In a cleaning process, the material to be separated is carried into the system on a substrate, and that material is then entrained or solubilized into the second phase.

In a polymerization process, the material to be separated is a polymer. The entraining step is carried out by adding a monomer to the system; and then polymerizing the monomer in the second phase. The polymer may be either soluble or insoluble in the second phase.

In an extraction process, the process is simply carried out by extracting the material to be separated into the second phase as the separation step.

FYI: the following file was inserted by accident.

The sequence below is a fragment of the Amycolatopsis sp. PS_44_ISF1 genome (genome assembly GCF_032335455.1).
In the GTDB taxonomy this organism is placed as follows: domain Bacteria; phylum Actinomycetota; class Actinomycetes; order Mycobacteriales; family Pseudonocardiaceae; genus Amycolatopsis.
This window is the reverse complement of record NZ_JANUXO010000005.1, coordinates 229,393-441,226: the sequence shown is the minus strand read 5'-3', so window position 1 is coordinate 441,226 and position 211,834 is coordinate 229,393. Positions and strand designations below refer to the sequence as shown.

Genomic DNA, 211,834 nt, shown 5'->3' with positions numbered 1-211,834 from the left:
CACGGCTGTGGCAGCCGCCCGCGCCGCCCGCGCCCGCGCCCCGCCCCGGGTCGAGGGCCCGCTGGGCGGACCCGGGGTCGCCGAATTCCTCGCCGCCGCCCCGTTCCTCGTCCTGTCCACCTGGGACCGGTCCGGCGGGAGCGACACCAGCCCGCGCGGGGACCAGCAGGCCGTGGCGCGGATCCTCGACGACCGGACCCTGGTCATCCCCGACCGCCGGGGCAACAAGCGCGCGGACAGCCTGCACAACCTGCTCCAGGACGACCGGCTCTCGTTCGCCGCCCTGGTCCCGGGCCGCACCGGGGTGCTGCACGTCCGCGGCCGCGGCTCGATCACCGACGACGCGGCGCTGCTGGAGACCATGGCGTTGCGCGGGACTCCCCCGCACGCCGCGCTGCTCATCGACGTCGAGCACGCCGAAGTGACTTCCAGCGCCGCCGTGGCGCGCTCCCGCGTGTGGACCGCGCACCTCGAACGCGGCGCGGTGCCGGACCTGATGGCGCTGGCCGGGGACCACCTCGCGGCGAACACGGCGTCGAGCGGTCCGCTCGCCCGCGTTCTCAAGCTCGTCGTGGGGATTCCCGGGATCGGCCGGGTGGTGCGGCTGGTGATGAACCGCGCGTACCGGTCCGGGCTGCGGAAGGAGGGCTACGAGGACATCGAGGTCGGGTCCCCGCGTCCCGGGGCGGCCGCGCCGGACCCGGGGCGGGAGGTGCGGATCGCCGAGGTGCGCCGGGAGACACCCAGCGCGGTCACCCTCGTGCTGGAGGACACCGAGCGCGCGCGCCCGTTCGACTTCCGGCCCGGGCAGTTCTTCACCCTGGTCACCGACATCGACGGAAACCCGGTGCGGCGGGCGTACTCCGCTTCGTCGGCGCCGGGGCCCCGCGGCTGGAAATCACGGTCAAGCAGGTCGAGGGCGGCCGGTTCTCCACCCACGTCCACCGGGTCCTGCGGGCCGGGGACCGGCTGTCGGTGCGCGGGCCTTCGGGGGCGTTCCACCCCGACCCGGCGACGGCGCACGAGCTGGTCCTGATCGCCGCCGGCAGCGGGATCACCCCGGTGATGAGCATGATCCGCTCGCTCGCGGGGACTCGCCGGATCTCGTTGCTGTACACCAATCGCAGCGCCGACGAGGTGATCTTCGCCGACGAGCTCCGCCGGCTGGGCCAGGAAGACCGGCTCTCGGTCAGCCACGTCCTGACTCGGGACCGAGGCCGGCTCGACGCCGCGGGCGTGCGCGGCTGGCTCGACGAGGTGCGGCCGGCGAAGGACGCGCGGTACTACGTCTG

In a coating or treatment process, the separating step is carried out by depositing the material on a substrate and then separating the substrate from the system. The depositing step can be carried out in a manner that forms a coating on the surface of the substrate (e.g., with a solid substrate such as a metal or glass), or can be carried out in a manner so that the material impregnates the substrate (e.g., polymer particles or beads).

In a particle manufacture process, the separating step is carried out by forming particles comprising said material during said solubilizing step, and then collecting the particles from the system. This process may advantageously be combined with the polymerization process discussed above.